Picture of AppFreshThe application AppFresh by metaquark is a very useful software updater for Macs.  It keeps applications, widgets and Apple components updated (you can select which ones you wish to include), making use of i use this to check which updates are available, and to supply direct download links.  Unfortunately, this means it sometimes informs me of updates that are not stable releases, even though one may choose to be informed of either stable or nightly builds.  It also reports that the update status of some software is unknown, even though it can detect the version correctly and find the correct entry in the online database.  Strange.  However, it is generally good and easy to use.  It is the only software update monitor I am aware of for Macs (I tried the Mac version of Software Informer, but it did not work), so if you are aware of others, please let me know.

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Other Software Update Monitors

Ketarin takes another approach at software updating.  It keeps your install files up-to-date.  Once installed, you have to point it to the download link of the software you wish to keep updated (or give it its FileHippo ID).  This is quite nifty if you have to keep a database of install files updated for software you may not have installed on your own machine.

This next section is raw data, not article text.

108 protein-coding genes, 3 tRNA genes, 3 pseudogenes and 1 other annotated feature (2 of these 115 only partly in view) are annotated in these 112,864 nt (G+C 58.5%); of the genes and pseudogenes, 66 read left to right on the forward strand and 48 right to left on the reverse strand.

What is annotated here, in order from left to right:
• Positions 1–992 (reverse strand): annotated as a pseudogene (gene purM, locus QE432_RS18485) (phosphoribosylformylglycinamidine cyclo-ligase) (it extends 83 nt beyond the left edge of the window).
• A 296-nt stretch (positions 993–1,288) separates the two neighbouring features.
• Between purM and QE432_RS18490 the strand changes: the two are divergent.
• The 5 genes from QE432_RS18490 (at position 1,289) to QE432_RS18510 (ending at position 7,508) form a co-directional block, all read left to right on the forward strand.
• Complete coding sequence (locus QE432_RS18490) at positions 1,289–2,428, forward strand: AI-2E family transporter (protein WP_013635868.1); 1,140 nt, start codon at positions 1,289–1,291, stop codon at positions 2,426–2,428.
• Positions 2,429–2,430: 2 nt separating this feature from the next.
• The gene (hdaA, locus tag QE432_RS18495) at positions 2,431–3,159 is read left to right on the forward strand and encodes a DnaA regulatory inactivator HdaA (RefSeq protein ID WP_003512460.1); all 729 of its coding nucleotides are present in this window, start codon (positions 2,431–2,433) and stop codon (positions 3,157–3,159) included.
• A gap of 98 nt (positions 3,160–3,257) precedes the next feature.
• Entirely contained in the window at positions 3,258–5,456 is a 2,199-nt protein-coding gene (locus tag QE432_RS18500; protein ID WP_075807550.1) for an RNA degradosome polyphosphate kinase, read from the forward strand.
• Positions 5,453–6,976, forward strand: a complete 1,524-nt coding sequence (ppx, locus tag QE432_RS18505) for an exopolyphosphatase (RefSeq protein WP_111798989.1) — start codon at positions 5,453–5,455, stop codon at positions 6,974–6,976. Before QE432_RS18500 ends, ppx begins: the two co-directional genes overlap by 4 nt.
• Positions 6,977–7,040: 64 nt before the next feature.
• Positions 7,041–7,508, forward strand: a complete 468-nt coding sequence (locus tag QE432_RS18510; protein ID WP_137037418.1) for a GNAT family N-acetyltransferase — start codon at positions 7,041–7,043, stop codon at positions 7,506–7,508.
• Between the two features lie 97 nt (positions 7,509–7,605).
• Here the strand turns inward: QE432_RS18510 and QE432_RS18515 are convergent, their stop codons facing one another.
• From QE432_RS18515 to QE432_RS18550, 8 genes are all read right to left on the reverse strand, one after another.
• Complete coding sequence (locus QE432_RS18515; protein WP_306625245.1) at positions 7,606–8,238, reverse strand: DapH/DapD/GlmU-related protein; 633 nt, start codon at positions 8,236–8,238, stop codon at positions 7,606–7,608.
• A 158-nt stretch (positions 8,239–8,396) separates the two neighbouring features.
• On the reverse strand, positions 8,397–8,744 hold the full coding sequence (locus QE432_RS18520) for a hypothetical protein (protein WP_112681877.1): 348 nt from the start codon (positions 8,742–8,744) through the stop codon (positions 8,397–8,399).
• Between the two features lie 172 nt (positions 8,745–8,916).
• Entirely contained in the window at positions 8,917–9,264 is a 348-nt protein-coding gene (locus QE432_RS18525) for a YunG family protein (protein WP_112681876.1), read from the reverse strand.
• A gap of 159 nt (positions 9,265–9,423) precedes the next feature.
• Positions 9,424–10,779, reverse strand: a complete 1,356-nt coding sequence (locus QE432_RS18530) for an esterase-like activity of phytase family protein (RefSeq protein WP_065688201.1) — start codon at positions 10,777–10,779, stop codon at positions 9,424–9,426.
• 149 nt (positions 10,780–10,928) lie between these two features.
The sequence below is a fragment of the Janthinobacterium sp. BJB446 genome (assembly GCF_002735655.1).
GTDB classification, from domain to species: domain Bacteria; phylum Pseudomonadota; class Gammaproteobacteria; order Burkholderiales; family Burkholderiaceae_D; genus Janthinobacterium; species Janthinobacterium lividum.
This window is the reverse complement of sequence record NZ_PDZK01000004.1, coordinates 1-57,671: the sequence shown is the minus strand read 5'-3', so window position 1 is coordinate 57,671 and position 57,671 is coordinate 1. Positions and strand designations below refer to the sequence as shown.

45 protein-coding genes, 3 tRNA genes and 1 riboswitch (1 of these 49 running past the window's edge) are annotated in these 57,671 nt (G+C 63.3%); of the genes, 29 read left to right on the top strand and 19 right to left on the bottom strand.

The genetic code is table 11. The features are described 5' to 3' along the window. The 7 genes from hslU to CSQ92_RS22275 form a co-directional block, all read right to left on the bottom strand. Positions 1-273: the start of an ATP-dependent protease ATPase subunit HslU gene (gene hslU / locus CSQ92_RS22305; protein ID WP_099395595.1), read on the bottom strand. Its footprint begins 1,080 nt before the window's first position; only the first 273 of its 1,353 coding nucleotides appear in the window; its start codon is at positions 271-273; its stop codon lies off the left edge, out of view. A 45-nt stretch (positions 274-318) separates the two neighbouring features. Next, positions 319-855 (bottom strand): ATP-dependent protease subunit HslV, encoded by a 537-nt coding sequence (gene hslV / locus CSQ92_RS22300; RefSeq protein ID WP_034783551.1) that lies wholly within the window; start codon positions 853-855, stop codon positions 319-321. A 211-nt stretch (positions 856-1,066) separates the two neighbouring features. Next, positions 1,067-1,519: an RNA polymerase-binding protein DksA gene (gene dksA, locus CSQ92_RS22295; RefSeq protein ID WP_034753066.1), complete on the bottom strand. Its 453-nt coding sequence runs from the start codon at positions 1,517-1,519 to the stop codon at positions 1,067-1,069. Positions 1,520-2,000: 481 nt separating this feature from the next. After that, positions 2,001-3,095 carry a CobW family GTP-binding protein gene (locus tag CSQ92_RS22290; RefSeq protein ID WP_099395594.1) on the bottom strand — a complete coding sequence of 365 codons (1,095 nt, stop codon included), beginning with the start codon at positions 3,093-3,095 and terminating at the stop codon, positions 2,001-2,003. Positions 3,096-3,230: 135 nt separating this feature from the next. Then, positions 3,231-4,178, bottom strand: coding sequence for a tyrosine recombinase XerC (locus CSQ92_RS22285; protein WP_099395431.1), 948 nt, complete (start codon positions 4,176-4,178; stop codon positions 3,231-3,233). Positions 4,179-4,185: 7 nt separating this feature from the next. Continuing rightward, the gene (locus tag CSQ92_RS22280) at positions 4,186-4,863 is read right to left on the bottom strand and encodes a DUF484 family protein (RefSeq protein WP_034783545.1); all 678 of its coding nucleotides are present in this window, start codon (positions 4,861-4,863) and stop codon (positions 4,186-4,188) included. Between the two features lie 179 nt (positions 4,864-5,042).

Many users have posted other SUMs since this article was first published.  I will briefly cover some of them and tell you why I did not like them.

Update Notifier used to be my top pick, but it was a victim of its own success when the team was unable to scale their venture accordingly.  The project may be started again and I will keep you updated.

UpdateStar is a SUM that I find annoying to use.  It keeps asking if you wish to upgrade to a premium service and the user interface is quite cluttered.  The updates generally appear quite reliable, though it is not perfect.  It does not add anything that would make me want to use it over those listed in the review.

Software Informer has improved a lot.  It is very thorough, with the side-effect that it often informed me of updates that are not available, or it would inform me of an update for version I have installed because it interpreted the version incorrectly.  Probably the best of the updaters not discussed in the main discussion.  The Mac version is terrible.  I can't even get it to work.

TechTracker by CNET gives me a few concerns.  Their privacy policy states that they collect information about you and share it with other companies.  It also comes bundled with OpenCandy.  That should be enough to stay far away from it.  But, I decided to test it anyway so that you don't need to.  Seemed quite good since it has the might of CNET's database behind it.  Still, I'm not sure if it is worth it over UDC because of the privacy concerns.  I signed up with an email account that I created especially for it and have been getting spam (approximately once a week) from CNET since (GMail detects it as such).'s Software Update is slow with updates, does not make it clear which applications have updates and sometimes informs of updates that do not exist, or suggests updates that are not stable releases.

Software-UpToDate has recently been updated.  I will need to test it before making comments on it.  It seems that it does not support all software though.